Thursday, October 04, 2007

Examining Environmental Links to Peace and Conflict in Sudan: UNEP Assessment

Featured Speakers: Ibrahim Thiaw, UNEP; Andrew Morton, Sudan Project Coordinator, UNEP

Andrew Morton presented a brief of the UNEP assessment of the environmental impacts of post-conflict Sudan. The report focused on the environmental degradation of the various ecosystems of Sudan, which include the desert-like conditions of the north and the tropical forests of the south. Morton mentioned various environmental problems, such as natural resource degradation, desertification, the depletion of arable land and the causes. UNEP pinpointed the footprint of humanitarian aid, the increasing number of refugees, and the lack of environmental governance as some of the indirect causes of environmental problems. However, unlike other post-conflict countries, Sudan does not have significant conflict-related environmental concerns. The conflicts were low tech and therefore, military impact was small.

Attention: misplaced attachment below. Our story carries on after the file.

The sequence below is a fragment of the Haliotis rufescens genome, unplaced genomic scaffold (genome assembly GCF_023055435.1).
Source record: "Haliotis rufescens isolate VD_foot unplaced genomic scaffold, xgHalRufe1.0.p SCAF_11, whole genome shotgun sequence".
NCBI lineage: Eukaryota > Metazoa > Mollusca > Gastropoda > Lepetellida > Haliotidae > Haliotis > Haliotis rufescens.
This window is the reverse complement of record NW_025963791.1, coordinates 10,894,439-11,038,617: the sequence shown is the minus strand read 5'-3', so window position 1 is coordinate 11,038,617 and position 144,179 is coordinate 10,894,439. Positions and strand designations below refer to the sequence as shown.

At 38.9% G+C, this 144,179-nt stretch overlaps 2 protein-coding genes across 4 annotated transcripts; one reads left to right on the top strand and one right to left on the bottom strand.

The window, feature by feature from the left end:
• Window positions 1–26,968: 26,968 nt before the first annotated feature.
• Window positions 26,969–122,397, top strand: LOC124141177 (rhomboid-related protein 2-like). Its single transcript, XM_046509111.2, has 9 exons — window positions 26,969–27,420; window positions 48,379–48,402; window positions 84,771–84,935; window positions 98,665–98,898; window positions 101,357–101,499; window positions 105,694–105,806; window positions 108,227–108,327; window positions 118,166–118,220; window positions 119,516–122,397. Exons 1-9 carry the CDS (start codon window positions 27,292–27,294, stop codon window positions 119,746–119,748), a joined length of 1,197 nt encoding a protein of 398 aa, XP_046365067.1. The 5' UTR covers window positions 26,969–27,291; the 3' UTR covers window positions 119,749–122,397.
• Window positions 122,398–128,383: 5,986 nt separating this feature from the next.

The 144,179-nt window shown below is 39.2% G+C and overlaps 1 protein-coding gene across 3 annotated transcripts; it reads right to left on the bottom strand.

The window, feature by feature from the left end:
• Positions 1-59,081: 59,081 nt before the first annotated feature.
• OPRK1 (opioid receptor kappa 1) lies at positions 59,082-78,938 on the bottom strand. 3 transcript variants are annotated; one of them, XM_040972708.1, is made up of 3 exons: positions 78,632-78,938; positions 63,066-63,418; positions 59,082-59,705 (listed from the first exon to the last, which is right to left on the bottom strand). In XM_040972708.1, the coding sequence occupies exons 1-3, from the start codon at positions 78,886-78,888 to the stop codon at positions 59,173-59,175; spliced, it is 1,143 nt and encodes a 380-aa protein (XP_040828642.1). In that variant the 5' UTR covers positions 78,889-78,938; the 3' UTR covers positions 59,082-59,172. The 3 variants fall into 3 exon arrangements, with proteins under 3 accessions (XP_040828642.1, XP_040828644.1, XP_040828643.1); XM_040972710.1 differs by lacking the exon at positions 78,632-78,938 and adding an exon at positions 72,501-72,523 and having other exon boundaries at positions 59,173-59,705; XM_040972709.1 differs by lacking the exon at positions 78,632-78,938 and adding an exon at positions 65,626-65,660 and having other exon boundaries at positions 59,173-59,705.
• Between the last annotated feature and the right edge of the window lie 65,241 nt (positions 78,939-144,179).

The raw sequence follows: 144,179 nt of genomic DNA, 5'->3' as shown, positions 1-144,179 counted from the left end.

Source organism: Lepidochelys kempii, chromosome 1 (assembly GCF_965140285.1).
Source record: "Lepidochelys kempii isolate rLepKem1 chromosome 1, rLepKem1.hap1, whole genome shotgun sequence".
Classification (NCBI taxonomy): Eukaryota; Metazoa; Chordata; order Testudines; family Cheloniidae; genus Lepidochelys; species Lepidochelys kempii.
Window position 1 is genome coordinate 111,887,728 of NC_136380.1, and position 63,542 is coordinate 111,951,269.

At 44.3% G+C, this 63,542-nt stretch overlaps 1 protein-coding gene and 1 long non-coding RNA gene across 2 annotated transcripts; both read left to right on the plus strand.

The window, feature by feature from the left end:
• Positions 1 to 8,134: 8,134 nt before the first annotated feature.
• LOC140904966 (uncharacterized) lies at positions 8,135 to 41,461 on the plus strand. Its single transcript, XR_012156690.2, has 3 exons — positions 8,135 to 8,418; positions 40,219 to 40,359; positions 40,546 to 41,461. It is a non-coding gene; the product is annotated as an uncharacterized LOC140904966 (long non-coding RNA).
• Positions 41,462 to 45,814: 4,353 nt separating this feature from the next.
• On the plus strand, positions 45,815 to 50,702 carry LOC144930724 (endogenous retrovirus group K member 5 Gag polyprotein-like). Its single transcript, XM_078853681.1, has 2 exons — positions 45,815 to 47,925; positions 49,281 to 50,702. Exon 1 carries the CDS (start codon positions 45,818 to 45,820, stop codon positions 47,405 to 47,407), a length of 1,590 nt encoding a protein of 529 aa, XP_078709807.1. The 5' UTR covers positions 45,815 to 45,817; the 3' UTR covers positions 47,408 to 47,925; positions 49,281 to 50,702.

The UNEP assessment also gave recommendations for changing the situation in Sudan. Investment in natural resource management was a key recommendation which would allow for the sustained future of Sudan. There is a need for all government and UN projects to integrate environmental concerns in order to lessen the environmental effects of projects. By integrating the environment into projects, the Sudanese government will build an awareness of the causes and the magnitude of the degradation.

Sponsor: Woodrow Wilson International Center for Scholars

Location: 1300 Pennsylvania Ave NW, Washington, DC

Date: September 21, 2007

Time: 10am-12pm

Approximate Number of Attendees: 100

Intern Attending: Rebekah McKnight

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